Eric E. Vickers

Painfully, Nelson Mandela’s passing points to why the long march of black Americans for equality – from which he drew inspiration – has languished for two decades: leaders with limits to sacrifice.

Perhaps nothing symbolizes this more than the national president of the NAACP’s recent announcement that he will leave the post because he wants to spend more time with his family. Although understandable, imagine what the world would be like if Mandela had put his family before the cause of his people.

Arguably, we are in a different time and era, when self-sacrifice of the magnitude of a Mandela, Martin Luther King Jr. or Malcolm X is unnecessary. Arguably, blacks achieving the electoral power sufficient to enable a black president substitutes for such sacrifice being necessary to elevate African Americans to a state of equality with white Americans.

The argument, however, seems to fall flat on its face when examining the atrocious disparity between the condition of black Americans and white Americans. By every statistical index and measurement of the quality of life – including physical security, income and wealth – black Americans rank so intractably lower than whites that in reality an invisible apartheid exists. It is no less an injustice to people that they are trapped at the bottom of society than that they are assigned to it.

Nationally and locally, African Americans are entrapped in inferior schools, chronic joblessness and an environment of violence. This would be more visible if we were to put up signs on the school districts that are accredited (“whites only”), on the reports of unemployment rates below 7 percent (“whites only”) and on the highway billboards heading out of our crime ridden cities (“whites only”).

The success of some blacks in being able to navigate and escape this entrapment should not blind us to the injustice, just as being able to reach the echelon of an attorney did not blind Mandela to the plight of his people.

Time has graciously allowed those whites who fought tooth and nail against this country imposing sanctions on the apartheid regime that imprisoned Mandela to acclaim him as a heroic and magnanimous leader. The man they love now is the one they branded a terrorist because he wanted and fought for power for his people. Mandela understood that power brought to a people not just tangible control and influence over the apparatus of government, but also an intangible sense of pride and dignity.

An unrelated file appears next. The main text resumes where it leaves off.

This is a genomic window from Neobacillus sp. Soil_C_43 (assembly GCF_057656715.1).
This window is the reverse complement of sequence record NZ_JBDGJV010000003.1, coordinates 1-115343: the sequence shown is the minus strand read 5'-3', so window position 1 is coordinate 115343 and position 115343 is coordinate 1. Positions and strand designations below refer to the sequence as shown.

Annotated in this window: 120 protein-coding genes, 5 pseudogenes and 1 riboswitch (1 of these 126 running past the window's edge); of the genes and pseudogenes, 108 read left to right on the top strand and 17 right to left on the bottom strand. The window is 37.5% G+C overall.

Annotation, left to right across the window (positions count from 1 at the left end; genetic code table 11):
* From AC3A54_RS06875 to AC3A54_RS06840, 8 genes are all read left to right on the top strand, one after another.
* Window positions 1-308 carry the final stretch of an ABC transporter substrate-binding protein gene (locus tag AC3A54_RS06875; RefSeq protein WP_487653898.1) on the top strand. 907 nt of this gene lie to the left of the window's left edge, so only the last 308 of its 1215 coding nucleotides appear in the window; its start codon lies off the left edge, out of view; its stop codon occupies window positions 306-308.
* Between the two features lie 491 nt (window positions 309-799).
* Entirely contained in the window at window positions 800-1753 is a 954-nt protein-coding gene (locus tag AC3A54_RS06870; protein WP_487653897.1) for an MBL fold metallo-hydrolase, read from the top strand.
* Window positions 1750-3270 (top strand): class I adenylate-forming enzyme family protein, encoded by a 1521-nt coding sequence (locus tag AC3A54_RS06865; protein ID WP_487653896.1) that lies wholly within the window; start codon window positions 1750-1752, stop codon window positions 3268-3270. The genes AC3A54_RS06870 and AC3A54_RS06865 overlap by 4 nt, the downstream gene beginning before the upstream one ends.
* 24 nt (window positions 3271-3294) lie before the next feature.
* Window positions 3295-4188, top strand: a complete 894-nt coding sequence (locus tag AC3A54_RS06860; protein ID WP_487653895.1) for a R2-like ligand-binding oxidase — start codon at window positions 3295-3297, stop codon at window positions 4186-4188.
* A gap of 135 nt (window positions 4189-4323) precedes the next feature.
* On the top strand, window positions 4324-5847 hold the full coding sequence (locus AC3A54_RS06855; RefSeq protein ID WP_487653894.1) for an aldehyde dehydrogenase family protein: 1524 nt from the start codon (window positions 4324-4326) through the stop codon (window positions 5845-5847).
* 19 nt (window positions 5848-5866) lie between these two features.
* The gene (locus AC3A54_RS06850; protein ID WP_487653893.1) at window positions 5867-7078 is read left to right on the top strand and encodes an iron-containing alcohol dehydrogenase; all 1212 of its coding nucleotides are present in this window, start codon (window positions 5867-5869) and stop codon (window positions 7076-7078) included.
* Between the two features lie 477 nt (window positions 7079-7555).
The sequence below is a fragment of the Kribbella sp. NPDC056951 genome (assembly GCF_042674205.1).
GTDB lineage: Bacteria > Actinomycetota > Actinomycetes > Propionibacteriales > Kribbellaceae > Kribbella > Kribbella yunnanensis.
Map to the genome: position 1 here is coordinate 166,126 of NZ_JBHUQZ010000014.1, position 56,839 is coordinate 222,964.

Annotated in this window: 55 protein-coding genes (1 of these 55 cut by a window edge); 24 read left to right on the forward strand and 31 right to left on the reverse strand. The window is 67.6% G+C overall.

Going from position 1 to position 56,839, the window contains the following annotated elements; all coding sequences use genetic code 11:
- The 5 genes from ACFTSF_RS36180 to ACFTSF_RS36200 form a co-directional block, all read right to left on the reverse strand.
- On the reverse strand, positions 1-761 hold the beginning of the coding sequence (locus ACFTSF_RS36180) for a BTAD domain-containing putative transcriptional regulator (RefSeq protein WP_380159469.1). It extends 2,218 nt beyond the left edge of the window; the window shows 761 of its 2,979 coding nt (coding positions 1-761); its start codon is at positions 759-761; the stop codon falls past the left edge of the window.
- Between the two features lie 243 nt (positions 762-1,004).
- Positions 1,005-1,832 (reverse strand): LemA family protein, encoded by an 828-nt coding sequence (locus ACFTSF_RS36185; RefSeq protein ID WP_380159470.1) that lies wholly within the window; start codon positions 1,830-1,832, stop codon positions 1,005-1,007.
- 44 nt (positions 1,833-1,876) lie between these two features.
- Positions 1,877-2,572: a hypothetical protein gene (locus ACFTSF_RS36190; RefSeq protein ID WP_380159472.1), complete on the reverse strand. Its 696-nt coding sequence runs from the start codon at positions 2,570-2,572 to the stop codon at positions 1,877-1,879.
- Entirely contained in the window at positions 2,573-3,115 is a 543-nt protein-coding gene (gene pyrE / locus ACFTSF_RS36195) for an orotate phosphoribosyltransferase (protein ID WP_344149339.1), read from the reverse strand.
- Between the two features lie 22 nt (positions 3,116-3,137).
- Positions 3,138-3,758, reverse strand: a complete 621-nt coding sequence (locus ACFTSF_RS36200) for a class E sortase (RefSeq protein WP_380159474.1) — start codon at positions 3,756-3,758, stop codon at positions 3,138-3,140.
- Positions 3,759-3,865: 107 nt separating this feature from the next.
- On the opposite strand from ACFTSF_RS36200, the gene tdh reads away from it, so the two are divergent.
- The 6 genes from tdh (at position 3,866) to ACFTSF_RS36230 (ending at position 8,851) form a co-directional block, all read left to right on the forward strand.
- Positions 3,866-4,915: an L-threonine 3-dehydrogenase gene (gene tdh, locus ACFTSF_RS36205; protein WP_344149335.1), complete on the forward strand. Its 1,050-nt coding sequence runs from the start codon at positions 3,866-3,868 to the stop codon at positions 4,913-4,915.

I thought about this kind of power recently in viewing the Missouri History Museum’s The 1968 Exhibit. Through poignant historical illustrations, the exhibit shows that King’s assassination in April 1968 spelled the end of the Civil Rights Movement and the arrival of the Black Power Movement, as starkly reflected in the iconic photo of the two black American athletes with black fisted gloves defiantly raised during the October Olympics, and the R&B song topping the charts that year: “Say it Loud, I’m Black and I’m Proud.”

When black power burst upon the national scene in 1968, Mandela was just four years into a life sentence at Robben Island, while blacks in the city known for Dred Scott – infused with a sense of black nationalism - elected Missouri’s first black congressman. When Mandela triumphantly emerged from jail 22 years later in February 1990, all the leaders of the Black Power Movement were gone, their leadership decimated and replaced by blacks in elected and corporate positions and throw-back civil rights leaders.

In the 23 years since, the man who sacrificed everything has seen his downtrodden people arise, while black leaders, who have sacrificed nothing greater than a position, have witnessed their people languish.

 

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(1) comment

ogel